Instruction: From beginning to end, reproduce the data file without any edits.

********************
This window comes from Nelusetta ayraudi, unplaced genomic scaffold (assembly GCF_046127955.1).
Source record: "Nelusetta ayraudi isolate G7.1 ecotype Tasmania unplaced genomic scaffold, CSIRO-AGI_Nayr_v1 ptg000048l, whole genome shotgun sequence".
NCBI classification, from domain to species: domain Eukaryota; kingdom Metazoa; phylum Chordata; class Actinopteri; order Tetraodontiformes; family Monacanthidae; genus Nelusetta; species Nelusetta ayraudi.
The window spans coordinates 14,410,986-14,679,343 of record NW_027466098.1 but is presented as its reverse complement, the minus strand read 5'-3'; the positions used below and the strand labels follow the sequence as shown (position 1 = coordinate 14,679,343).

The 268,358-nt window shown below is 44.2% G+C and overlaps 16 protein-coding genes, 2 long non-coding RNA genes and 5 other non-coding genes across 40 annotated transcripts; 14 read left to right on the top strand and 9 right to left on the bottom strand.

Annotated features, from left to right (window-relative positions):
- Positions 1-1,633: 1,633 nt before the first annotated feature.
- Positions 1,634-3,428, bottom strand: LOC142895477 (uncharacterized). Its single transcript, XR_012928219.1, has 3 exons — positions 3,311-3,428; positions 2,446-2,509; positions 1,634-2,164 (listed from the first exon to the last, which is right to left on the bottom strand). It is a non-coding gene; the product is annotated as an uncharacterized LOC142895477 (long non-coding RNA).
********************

This window comes from Nelusetta ayraudi, unplaced genomic scaffold (assembly GCF_046127955.1).
Source record: "Nelusetta ayraudi isolate G7.1 ecotype Tasmania unplaced genomic scaffold, CSIRO-AGI_Nayr_v1 ptg000048l, whole genome shotgun sequence".
NCBI classification, from domain to species: domain Eukaryota; kingdom Metazoa; phylum Chordata; class Actinopteri; order Tetraodontiformes; family Monacanthidae; genus Nelusetta; species Nelusetta ayraudi.
The window spans coordinates 14,410,986-14,679,343 of record NW_027466098.1 but is presented as its reverse complement, the minus strand read 5'-3'; the positions used below and the strand labels follow the sequence as shown (position 1 = coordinate 14,679,343).

The 268,358-nt window shown below is 44.2% G+C and overlaps 16 protein-coding genes, 2 long non-coding RNA genes and 5 other non-coding genes across 40 annotated transcripts; 14 read left to right on the top strand and 9 right to left on the bottom strand.

Annotated features, from left to right (window-relative positions):
- Positions 1-1,633: 1,633 nt before the first annotated feature.
- Positions 1,634-3,428, bottom strand: LOC142895477 (uncharacterized). Its single transcript, XR_012928219.1, has 3 exons — positions 3,311-3,428; positions 2,446-2,509; positions 1,634-2,164 (listed from the first exon to the last, which is right to left on the bottom strand). It is a non-coding gene; the product is annotated as an uncharacterized LOC142895477 (long non-coding RNA).